*Nothing sir! Leke responded carefully, pulling up an expressionless face. 'It's just that we would like to buy two copies,' he added smartly,
'You quick-witted rat! Deji attested thoughtfully to Leke's quick response to the bookseller's suspicious remark.
'If you can deposit, I shall get you the second one.'
The bookseller assured them.
"We have not even talked about the price,'Deji reminded him.
'It's five hundred naira.'
'Five hundred what!' Leke exclaimed disagreeably.
"A new one is sold for four hundred naira.'
'Let's give you three hundred naira, please. And a hundred naira deposit for the second one,'Deji pleaded and was already dipping his hand into his school bag.
The bookseller hesitated for a moment. Then, he said: 'Okay, bring the money.
Furtively, Deji counted out four hundred naira from their lesson fees and gave it to the bookseller.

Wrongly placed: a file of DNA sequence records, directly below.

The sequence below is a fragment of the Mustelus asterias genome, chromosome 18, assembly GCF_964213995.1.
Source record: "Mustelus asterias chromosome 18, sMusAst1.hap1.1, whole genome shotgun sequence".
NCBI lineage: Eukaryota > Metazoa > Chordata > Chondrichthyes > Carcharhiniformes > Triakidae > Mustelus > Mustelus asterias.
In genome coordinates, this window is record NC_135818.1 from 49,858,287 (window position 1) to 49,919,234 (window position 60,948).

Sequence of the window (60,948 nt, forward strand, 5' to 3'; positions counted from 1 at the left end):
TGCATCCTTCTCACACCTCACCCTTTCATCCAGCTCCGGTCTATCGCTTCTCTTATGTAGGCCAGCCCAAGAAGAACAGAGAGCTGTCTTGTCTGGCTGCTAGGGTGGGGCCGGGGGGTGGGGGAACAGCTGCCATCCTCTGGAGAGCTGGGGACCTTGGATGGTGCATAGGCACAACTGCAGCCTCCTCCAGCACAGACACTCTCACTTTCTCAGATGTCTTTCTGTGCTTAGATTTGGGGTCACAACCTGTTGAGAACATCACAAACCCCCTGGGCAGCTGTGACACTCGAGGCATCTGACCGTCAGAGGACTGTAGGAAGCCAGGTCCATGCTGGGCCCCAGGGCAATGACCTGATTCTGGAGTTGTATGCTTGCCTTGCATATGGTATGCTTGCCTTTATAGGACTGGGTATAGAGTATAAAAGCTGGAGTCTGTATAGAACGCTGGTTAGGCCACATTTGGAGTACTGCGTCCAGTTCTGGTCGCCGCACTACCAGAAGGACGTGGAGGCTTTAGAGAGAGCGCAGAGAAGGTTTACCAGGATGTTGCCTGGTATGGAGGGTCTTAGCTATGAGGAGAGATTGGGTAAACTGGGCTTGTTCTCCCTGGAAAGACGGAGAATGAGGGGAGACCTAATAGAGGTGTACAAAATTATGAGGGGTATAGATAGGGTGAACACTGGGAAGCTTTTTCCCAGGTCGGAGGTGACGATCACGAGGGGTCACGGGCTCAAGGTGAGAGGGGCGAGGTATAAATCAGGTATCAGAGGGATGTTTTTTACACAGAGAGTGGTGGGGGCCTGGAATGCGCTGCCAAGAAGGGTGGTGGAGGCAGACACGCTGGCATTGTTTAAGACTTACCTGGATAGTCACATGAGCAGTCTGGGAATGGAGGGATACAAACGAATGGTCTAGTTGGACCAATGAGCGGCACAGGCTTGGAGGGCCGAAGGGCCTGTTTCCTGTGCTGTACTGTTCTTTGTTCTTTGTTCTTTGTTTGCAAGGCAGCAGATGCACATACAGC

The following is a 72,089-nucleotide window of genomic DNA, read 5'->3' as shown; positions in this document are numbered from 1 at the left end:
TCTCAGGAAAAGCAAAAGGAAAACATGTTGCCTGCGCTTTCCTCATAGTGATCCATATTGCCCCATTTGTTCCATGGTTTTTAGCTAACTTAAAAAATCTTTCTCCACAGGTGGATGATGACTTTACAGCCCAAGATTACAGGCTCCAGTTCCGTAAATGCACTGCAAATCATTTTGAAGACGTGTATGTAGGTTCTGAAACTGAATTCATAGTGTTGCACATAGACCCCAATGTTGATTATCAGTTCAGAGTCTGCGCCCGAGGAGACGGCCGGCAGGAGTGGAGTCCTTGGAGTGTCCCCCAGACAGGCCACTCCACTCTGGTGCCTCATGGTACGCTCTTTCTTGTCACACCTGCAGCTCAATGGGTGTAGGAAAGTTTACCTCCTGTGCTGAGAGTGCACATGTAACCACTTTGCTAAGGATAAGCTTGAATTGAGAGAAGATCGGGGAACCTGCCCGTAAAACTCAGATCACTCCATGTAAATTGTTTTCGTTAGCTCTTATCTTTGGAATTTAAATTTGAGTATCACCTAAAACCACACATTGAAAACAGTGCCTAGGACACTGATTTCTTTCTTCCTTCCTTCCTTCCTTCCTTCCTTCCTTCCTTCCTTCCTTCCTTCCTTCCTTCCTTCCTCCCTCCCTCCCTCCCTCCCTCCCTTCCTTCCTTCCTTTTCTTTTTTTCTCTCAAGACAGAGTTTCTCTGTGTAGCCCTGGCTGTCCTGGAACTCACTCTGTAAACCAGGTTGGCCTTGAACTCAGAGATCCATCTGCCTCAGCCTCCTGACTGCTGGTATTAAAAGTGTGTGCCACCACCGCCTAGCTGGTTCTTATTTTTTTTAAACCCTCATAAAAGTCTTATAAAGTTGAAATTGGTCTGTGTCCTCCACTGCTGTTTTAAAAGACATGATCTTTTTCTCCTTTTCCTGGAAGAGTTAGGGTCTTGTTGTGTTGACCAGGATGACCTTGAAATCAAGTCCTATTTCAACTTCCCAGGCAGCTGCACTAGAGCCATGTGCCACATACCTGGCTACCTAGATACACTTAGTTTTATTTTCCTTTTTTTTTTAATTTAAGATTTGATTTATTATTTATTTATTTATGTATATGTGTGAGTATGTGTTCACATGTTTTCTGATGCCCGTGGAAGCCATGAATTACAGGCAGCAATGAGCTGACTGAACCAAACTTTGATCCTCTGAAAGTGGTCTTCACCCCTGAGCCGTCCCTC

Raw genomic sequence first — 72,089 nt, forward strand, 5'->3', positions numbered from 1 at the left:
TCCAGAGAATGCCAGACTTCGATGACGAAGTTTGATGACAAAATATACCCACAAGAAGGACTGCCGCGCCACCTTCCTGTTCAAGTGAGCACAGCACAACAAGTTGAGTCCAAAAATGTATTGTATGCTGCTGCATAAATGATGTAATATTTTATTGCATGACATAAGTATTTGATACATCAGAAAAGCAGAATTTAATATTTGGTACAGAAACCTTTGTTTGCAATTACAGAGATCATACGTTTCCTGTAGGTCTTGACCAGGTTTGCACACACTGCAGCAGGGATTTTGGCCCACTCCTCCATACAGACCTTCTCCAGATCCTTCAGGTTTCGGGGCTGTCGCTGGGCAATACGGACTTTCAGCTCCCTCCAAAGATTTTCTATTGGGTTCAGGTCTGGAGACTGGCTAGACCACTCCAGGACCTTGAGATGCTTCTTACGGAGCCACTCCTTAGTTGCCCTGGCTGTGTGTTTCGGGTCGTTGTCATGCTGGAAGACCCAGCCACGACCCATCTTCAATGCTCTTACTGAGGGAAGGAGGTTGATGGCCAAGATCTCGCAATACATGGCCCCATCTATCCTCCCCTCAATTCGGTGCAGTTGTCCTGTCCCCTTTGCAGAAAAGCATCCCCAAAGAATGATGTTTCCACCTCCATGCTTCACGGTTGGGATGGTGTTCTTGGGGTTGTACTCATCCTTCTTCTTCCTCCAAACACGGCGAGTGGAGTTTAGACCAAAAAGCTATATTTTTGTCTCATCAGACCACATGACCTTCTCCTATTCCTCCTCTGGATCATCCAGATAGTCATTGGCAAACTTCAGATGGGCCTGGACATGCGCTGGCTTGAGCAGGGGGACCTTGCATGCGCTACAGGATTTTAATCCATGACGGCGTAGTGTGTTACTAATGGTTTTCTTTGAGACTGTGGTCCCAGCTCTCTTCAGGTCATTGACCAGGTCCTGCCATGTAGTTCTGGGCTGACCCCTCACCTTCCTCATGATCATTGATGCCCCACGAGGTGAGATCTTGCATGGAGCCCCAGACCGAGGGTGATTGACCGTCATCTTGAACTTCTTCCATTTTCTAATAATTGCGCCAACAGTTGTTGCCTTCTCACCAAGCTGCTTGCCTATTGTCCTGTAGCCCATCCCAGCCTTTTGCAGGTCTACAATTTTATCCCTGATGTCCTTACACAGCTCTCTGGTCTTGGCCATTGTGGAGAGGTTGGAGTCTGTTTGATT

Collecting the money, the bookseller asked,
When are you coming for the second one? Can you
"By what time, sir?'
“Come anytime after you have closed in school.'
"Could you please keep this one for us till Mon day? We would like to collect the two together, ' Deji said with feigned sincerity.
‘Oh, that's no problem,' the bookseller said and collected the book back.
“Please, don't sell it before we get here on Monday, 'Leke appealed.
'I have no reason to do so. You have paid for it,'
the bookseller promised, and to convince them, he separated the book from others on display.
Satisfied with the way they handled the matter, the boys left the bookseller and headed home.
On their way home, the wonder of the day did not only rekindle their hope in getting justice, it pre-occupied their discussion.
Leke was, at first, afraid of what their mother might do to them if she heard the whole story. His fear, however, gave way to courage when Deji convinced him that their mum would even commend them for being truthful.
It was Deji who took his time to narrate their school and market experiences to their mother. Though shocked by the native intelligence used by her kids to control the situation, she was elated to realize that, afterall, home videos were not outrightly bad for children. She commended Deji and Leke and warned